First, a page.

A pre- dinner presentation of a slideshow of our shared experiences on the trip and our excursions in the Arctic. Carolyn, the trip photographer, had been taking pictures throughout the trip and had made sure she had caught all of us on film. We have this on a memory stick. A dinner of fresh Arctic Char uploaded in Sisimuit followed by a very convivial evening in the bar rounded off our expedition. Tomorrow we will wake up in Kangerlussaq having sailed the length of this massive fjord.

Baffin Island & Greenland 9

John from Wildfoot travelled in August from Iqaluit on Baffin Island to Kangerlussuaq in Greenland on one of the company’s Arctic holiday cruises to the Canadian Arctic and Greenland. This is a log of his experiences.


day 10a

Day 10


Luxurious late call for breakfast this morning, because we are at sea until lunchtime. Just as well, since I ended up in the bar even later than usual last night with Huw, one of our lecturer guides and Cristian, a professional photographer. Cristian is just coming to the end of a project to travel around the Arctic Circle photographing people who live and also visit the Line. Should be an interesting publication.


During the morning, we had the results of the on board photo competition for pictures taken on our Arctic holiday cruise, with some great entries and, afterwards, a final lecture on Arctic exploration.


The afternoon was spent in Sisimiut, the second largest city in Greenland, after the capital, Nuuk, but still with a very small town feel. The weather is amazing today, bright sunshine and really warm – I never would have expected to be walking around in a t-shirt on the Arctic Circle. The town is pretty typical with a busy fishing port and lots of bright, colourful buildings. Also, an interesting museum, consisting of several buildings, each depicting different aspects of Greenlandic life. Before we left, we were treated to a display of kayaking by a local, who demonstrated his skills in the water alongside the ship. Our ships doctor then joined him – he turned out to be a bit of an expert himself, having been an Olympic medallist with the USA team in Los Angeles!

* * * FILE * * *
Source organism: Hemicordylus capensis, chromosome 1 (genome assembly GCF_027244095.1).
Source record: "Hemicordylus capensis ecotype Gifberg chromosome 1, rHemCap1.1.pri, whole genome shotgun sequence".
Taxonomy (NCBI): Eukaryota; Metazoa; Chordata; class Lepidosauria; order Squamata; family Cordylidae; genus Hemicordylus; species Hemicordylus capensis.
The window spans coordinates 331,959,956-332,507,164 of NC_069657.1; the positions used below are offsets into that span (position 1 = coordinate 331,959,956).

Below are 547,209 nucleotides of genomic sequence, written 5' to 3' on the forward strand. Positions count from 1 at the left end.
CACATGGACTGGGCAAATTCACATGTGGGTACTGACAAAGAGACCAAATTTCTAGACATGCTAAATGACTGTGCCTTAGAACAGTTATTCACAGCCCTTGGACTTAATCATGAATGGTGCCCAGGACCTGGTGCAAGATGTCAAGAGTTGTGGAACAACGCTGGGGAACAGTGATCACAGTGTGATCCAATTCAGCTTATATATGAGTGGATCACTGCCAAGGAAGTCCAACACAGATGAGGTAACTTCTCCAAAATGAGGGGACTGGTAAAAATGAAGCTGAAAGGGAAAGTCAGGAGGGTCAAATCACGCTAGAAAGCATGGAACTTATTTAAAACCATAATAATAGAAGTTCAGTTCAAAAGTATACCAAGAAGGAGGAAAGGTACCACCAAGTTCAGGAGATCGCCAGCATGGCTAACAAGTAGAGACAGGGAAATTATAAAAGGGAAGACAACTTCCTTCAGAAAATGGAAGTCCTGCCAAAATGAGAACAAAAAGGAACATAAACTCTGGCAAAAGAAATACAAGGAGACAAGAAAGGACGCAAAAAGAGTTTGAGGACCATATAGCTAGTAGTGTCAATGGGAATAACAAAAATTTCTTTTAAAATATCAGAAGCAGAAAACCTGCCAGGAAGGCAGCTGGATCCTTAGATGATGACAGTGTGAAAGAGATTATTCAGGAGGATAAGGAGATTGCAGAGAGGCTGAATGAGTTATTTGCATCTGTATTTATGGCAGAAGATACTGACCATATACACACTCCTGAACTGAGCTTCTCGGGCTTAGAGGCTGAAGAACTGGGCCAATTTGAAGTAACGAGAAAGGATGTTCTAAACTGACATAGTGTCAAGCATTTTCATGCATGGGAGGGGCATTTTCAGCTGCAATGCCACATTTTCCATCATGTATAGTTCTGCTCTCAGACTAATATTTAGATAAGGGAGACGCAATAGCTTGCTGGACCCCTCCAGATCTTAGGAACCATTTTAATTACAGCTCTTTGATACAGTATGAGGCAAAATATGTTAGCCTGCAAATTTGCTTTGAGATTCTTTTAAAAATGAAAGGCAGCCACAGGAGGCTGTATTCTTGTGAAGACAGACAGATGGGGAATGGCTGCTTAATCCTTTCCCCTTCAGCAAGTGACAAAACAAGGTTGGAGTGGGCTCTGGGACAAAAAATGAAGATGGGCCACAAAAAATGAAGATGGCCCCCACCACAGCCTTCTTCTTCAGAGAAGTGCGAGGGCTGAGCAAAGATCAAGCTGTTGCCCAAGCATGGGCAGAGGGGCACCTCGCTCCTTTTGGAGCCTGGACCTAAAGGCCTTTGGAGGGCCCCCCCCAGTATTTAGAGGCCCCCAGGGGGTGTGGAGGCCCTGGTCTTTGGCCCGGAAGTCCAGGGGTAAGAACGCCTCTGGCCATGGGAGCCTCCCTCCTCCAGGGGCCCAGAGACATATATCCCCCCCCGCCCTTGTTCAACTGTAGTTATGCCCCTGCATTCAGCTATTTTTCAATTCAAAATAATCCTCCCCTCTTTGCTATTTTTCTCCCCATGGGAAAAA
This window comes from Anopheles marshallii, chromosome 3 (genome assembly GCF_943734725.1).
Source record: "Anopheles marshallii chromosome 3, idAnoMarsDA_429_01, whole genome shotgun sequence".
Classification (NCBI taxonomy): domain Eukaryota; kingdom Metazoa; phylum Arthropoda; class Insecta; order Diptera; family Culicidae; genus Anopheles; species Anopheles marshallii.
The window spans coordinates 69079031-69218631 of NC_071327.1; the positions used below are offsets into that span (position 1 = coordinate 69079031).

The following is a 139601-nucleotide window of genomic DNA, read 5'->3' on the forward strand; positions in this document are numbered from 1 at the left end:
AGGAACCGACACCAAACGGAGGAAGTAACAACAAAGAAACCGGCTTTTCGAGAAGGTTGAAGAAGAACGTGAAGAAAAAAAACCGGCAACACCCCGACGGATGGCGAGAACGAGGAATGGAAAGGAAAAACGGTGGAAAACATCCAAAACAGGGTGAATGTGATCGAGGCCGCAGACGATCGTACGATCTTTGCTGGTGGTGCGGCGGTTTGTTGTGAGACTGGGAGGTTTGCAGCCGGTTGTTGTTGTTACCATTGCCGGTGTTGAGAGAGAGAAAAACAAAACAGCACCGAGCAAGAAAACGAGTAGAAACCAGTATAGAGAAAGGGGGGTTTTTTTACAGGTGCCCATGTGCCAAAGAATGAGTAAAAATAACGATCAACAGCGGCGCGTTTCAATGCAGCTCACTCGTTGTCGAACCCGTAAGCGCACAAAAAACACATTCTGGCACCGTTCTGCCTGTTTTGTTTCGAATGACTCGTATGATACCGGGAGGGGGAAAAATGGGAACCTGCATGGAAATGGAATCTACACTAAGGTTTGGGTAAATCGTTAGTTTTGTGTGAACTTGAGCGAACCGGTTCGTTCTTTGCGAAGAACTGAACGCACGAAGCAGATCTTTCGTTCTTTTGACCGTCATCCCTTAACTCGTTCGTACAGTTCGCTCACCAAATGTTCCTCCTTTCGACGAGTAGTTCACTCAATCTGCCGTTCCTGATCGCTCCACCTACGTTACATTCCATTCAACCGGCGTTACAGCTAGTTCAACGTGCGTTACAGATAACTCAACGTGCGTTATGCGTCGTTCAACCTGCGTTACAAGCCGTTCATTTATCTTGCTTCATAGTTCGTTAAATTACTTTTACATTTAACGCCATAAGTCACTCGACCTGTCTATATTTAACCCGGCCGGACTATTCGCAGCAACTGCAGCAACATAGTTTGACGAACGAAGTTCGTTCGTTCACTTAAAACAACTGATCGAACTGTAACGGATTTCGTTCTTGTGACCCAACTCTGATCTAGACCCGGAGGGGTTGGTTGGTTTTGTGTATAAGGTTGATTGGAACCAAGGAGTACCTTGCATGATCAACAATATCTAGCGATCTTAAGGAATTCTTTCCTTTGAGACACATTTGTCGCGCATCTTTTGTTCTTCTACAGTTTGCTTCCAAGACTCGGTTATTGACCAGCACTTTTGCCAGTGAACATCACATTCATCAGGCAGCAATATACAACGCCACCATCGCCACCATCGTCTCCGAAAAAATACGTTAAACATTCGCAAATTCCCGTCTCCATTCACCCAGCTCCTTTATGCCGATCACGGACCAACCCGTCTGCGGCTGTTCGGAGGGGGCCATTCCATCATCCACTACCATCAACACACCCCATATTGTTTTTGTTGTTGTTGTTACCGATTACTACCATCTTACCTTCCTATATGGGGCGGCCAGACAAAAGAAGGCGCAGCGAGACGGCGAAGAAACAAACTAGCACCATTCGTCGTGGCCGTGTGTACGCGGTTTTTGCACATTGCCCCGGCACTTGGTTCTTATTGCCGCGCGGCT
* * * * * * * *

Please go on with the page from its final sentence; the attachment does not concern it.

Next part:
day 10b

Back to the ship and pre-dinner drinks on deck in the evening sunshine. After dinner, the very funny results of the on-board limerick competition. Over 80 entries from such a small passenger complement is pretty good and these had been whittled down to just 12. Limerick writing is actually quite difficult! I had managed to come up with three and one of these made the final cut, but was not the winner. An excuse for a consolatory beer.


Baffin Island & Greenland 8

John from Wildfoot travelled in August from Iqaluit on Baffin Island to Kangerlussuaq in Greenland on one of the company’s Arctic Cruises to Greenland. This is a log of his experiences.


day 9a

Day 9


Woke this morning with the sun streaming thought the window, which was brilliant, since we were off on the zodiacs for a pre-breakfast cruise at 06.30. We thought yesterday’s icebergs were big but today we are at their actual source at Ilulissat, where they have broken away from the Jacobshavn Glacier and come away in massive chunks into the Davis Strait. We cruised around in the early morning sunshine for about 90 minutes amongst these massive bergs – truly amazing.

day 9c

After breakfast, we zodiaced into the port itself and went off for a walk. Ilulissat is a world heritage site and after walking about 3km, we found out why. We came to a spot overlooking the point at which the Jacobshaven glacier spews out its ice into the bay. I have seen many beautiful sites but this has to rank with the most spectacular, just a magical sight, with bergs and brash ice moving surprisingly quickly with the current, especially in the sunshine against a deep blue sky. This glacier is moving at a metre an hour.

day 9b

Then, a wander around town with a look in the supermarket and the one souvenir shop open this Sunday morning and then into the very well laid out and interesting museum.


Not much wildlife today. Those in one of the zodiacs this morning spotted a pair of humpback whales, but the best we have seen is more Icelandic Gulls, fulmars, wheatears and snow buntings. Not sure if dogs count as wildlife, but we walked past a massive open area where all the sled dogs are kept during the summer. Hundreds of them there with cute pups too, but very noisy and a bit smelly too!

day 9d

Back to the ship for a barbecue lunch on deck in the sunshine whilst sailing out past those magnificent bergs again – running out of superlative adjectives!


There is a pair of cameramen/presenters from the Canadian Weather Channel on board. They have been filming each day and having fun too – today’s combination of elements has made them very happy!